Word of Wisdom

Temperance societies, which sought to prohibit spirituous liquors and vices within society, were a growing movement throughout the New England area, particularly among Christian women. Throughout history, religious groups have sought to regulate the use of food, alcohol, and other substances, in part as a means of self-discipline and control over bodily passions, but also to promote spiritual purity or development through disciplined physical practices. Dietary regulation was prominent in Puritan and post-Puritan American society, particularly during the Second Great Awakening. Physical and spiritual health were seen as interdependent, and various theories of health, though archaic to a twenty-first century reader, were widely accepted. Among these health theories included a rudimentary understanding of “energy” and illness. An over-consumption of protein, for example, was seen as over-stimulating, particularly during the warm summer months; and this excess of energy was thought to be a cause of illness. Likewise, temperature of beverages was also thought to negatively affect one’s energy, in particular one’s ability to regulate bodily temperature; and while fermented drinks (beer and wine) were considered good for health and digestion, distilled alcohol (whiskey, rum, etc.) was considered by the temperance movement to be a danger to society and cause of domestic abuse and laziness among men.

In 1833, at the urging of Emma Smith, Joseph Smith declared that he had received a revelation that came to be called the “Word of Wisdom,” a health and dietary resolution that counseled against the use of wine and “strong drink” (distilled liquor); tobacco (except for healing cattle wounds); “hot drink” (interpreted as coffee and tea); and limited meat consumption. Additionally, the Word of Wisdom encouraged Mormons to eat fresh fruits and grains; permitted “mild drink” made from barley (beer); and instructed them to produce their own wine for Sabbath observance. Adherence to this health code was initially voluntary, with periodic emphasis being placed on its observance—most notably, during Brigham Young’s mid-1850s “reformation” period. Many early Mormons, including Joseph Smith, wavered in their observation; however, by the early 20th Century its proscriptions, which were defined as all forms of alcohol, tobacco, and coffee/tea, became a defining attribute of the Latter-day Saints. Following the repeal of Prohibition, president Heber J. Grant declared the Word of Wisdom to be a commandment among the Latter-day Saints.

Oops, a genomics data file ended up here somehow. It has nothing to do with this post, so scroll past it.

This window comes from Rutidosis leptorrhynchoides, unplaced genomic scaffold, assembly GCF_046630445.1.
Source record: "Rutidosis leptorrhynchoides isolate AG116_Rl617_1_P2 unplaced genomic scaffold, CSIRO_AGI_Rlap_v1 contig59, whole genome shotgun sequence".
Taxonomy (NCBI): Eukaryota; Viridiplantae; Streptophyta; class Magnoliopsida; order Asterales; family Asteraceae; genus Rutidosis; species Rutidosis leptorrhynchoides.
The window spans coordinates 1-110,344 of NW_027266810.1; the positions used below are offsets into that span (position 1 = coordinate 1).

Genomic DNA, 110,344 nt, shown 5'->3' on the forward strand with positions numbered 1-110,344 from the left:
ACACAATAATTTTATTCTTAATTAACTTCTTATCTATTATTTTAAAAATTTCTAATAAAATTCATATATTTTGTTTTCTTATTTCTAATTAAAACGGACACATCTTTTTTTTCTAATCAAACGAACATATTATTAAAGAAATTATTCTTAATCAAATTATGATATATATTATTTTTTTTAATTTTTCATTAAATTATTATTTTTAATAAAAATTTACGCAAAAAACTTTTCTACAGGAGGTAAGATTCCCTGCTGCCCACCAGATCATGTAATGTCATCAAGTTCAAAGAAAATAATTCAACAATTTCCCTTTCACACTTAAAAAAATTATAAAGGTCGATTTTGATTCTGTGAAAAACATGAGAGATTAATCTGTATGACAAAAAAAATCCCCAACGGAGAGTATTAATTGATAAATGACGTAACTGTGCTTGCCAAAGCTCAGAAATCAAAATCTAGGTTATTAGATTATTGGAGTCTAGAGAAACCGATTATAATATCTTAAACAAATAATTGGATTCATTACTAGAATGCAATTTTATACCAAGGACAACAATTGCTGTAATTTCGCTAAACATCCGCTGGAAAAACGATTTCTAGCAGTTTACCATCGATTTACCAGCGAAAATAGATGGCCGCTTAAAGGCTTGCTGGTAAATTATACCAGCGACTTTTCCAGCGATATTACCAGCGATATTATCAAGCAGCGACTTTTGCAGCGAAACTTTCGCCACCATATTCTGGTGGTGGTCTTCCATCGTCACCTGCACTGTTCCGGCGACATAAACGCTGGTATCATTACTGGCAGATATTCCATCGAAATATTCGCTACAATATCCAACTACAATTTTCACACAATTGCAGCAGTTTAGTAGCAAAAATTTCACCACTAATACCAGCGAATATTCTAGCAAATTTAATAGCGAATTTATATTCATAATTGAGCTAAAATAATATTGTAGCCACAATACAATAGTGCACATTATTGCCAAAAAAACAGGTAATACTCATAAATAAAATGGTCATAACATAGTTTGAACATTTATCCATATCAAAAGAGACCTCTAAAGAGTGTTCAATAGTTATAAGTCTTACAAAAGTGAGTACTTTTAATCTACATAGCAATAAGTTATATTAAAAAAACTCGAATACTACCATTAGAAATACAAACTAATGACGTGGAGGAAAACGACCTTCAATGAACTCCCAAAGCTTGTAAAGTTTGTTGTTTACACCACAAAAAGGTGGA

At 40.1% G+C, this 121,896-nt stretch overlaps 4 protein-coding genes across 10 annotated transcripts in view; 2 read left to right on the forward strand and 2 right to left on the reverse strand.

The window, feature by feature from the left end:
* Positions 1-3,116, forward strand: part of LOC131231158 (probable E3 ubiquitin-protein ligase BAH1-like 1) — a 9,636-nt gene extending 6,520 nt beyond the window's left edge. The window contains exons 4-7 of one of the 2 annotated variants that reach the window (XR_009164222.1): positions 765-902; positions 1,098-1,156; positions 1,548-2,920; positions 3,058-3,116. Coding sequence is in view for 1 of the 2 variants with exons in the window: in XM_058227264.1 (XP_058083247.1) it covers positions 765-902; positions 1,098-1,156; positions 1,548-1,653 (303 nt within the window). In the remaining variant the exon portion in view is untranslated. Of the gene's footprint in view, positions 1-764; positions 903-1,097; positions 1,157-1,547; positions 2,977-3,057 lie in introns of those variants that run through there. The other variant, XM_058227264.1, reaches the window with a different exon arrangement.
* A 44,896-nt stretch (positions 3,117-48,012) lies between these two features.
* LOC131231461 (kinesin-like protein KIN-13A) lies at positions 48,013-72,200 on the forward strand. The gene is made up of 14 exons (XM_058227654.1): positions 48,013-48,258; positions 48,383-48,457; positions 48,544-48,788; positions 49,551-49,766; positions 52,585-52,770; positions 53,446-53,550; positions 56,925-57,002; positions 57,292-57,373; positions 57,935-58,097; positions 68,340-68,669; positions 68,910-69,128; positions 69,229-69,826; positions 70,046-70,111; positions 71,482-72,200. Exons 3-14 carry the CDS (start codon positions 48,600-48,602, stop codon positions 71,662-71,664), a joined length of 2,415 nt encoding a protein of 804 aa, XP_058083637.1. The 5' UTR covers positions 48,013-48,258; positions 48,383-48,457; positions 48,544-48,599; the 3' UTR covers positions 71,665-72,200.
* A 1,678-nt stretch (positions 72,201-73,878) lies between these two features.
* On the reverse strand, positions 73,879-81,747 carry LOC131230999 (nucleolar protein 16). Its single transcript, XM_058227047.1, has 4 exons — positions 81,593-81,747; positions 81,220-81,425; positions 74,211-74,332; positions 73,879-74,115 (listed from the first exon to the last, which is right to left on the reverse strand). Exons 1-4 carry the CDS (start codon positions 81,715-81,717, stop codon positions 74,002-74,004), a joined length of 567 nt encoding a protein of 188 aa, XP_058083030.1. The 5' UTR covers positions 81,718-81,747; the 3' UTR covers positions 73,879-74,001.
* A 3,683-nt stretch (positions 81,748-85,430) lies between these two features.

Historical Debate:

The bulk of the scholarly discussion around the Word of Wisdom centers on the influence of nineteenth-century social movements, such as the temperance movement and other wellness movements that were often tied into spiritual practices such as asceticism (denial of worldly pleasures for devotional purposes). Although a book-length treatment of the topic has yet to be produced, Lester Bush’s article in Dialogue, “The Word of Wisdom in Nineteenth-Century Perspective,” remains the most comprehensive treatment. The shift of the Word of Wisdom from counsel to commandment in the early twentieth-century is discussed in Mormonism in Transition: A History of the Latter-day Saints, 1890– 1930 by Thomas G. Alexander and observance of the principle is discussed throughout both The Mormon Hierarchy: Origins of Power and The Mormon Hierarchy: Extensions of Power by D. Michael Quinn. Word of Wisdom observance as a criteria for entrance into LDS temples is discussed in The Development of LDS Temple Worship, 1846–2000: A Documentary History, edited by Devery S. Anderson. A history of the temperance movement in the Ohio area is offered in Hearken, O Ye People: The Historical Setting of Joseph Smith’s Ohio Revelations by Mark Lyman Staker. Virtually all historians of Mormonism are in agreement that cultural conditions influenced the origin, implementation, and emphasis on the Word of Wisdom throughout the history of the Latter-day Saints. The crux of the debate, therefore, tends to be between those who feel that cultural influences at play compromise Joseph Smith’s claim of divine revelation, and those who defend the divine origin of the Mormon dietary code.

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